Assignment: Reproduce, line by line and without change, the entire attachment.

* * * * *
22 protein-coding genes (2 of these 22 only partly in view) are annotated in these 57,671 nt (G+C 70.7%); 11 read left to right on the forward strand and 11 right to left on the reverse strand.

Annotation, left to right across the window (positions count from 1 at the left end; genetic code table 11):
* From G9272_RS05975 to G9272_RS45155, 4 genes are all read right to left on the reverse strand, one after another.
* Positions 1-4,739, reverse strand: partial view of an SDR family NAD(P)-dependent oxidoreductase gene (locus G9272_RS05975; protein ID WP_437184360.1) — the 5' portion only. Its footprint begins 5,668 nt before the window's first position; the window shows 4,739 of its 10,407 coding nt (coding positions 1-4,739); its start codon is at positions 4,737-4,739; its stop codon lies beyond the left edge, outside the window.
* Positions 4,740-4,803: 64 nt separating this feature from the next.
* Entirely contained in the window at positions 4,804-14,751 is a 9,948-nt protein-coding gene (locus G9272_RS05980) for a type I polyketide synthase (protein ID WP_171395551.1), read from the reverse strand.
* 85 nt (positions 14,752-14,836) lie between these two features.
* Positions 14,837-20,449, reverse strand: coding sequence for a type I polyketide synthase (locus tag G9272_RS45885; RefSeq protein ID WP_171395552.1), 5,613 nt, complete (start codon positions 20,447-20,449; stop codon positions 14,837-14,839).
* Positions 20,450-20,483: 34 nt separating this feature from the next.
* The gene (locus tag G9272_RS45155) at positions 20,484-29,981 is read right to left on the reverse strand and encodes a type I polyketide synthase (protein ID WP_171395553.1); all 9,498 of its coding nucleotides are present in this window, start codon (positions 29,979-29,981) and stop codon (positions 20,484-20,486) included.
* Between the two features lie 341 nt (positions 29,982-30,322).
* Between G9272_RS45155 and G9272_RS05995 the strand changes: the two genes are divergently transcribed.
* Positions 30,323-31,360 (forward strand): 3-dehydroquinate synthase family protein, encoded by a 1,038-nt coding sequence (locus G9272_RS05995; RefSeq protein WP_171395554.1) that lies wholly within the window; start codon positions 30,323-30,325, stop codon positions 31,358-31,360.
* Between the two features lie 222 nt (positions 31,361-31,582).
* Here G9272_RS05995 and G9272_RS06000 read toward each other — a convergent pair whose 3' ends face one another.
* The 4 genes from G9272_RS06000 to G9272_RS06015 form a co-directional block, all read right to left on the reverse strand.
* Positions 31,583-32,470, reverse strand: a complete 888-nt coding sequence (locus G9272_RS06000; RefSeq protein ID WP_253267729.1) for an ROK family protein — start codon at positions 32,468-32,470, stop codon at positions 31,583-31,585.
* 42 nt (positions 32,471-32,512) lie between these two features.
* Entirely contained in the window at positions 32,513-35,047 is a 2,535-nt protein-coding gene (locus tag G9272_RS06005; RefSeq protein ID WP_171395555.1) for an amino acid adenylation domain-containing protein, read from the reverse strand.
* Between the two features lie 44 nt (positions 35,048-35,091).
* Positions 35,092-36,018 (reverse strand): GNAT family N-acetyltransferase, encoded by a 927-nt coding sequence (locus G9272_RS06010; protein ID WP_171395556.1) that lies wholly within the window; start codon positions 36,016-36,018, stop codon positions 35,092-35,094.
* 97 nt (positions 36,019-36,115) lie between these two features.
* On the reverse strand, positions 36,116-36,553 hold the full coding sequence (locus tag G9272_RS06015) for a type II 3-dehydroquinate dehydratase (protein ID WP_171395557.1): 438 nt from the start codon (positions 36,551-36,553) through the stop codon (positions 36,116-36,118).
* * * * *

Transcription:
22 protein-coding genes (2 of these 22 only partly in view) are annotated in these 57,671 nt (G+C 70.7%); 11 read left to right on the forward strand and 11 right to left on the reverse strand.

Annotation, left to right across the window (positions count from 1 at the left end; genetic code table 11):
* From G9272_RS05975 to G9272_RS45155, 4 genes are all read right to left on the reverse strand, one after another.
* Positions 1-4,739, reverse strand: partial view of an SDR family NAD(P)-dependent oxidoreductase gene (locus G9272_RS05975; protein ID WP_437184360.1) — the 5' portion only. Its footprint begins 5,668 nt before the window's first position; the window shows 4,739 of its 10,407 coding nt (coding positions 1-4,739); its start codon is at positions 4,737-4,739; its stop codon lies beyond the left edge, outside the window.
* Positions 4,740-4,803: 64 nt separating this feature from the next.
* Entirely contained in the window at positions 4,804-14,751 is a 9,948-nt protein-coding gene (locus G9272_RS05980) for a type I polyketide synthase (protein ID WP_171395551.1), read from the reverse strand.
* 85 nt (positions 14,752-14,836) lie between these two features.
* Positions 14,837-20,449, reverse strand: coding sequence for a type I polyketide synthase (locus tag G9272_RS45885; RefSeq protein ID WP_171395552.1), 5,613 nt, complete (start codon positions 20,447-20,449; stop codon positions 14,837-14,839).
* Positions 20,450-20,483: 34 nt separating this feature from the next.
* The gene (locus tag G9272_RS45155) at positions 20,484-29,981 is read right to left on the reverse strand and encodes a type I polyketide synthase (protein ID WP_171395553.1); all 9,498 of its coding nucleotides are present in this window, start codon (positions 29,979-29,981) and stop codon (positions 20,484-20,486) included.
* Between the two features lie 341 nt (positions 29,982-30,322).
* Between G9272_RS45155 and G9272_RS05995 the strand changes: the two genes are divergently transcribed.
* Positions 30,323-31,360 (forward strand): 3-dehydroquinate synthase family protein, encoded by a 1,038-nt coding sequence (locus G9272_RS05995; RefSeq protein WP_171395554.1) that lies wholly within the window; start codon positions 30,323-30,325, stop codon positions 31,358-31,360.
* Between the two features lie 222 nt (positions 31,361-31,582).
* Here G9272_RS05995 and G9272_RS06000 read toward each other — a convergent pair whose 3' ends face one another.
* The 4 genes from G9272_RS06000 to G9272_RS06015 form a co-directional block, all read right to left on the reverse strand.
* Positions 31,583-32,470, reverse strand: a complete 888-nt coding sequence (locus G9272_RS06000; RefSeq protein ID WP_253267729.1) for an ROK family protein — start codon at positions 32,468-32,470, stop codon at positions 31,583-31,585.
* 42 nt (positions 32,471-32,512) lie between these two features.
* Entirely contained in the window at positions 32,513-35,047 is a 2,535-nt protein-coding gene (locus tag G9272_RS06005; RefSeq protein ID WP_171395555.1) for an amino acid adenylation domain-containing protein, read from the reverse strand.
* Between the two features lie 44 nt (positions 35,048-35,091).
* Positions 35,092-36,018 (reverse strand): GNAT family N-acetyltransferase, encoded by a 927-nt coding sequence (locus G9272_RS06010; protein ID WP_171395556.1) that lies wholly within the window; start codon positions 36,016-36,018, stop codon positions 35,092-35,094.
* 97 nt (positions 36,019-36,115) lie between these two features.
* On the reverse strand, positions 36,116-36,553 hold the full coding sequence (locus tag G9272_RS06015) for a type II 3-dehydroquinate dehydratase (protein ID WP_171395557.1): 438 nt from the start codon (positions 36,551-36,553) through the stop codon (positions 36,116-36,118).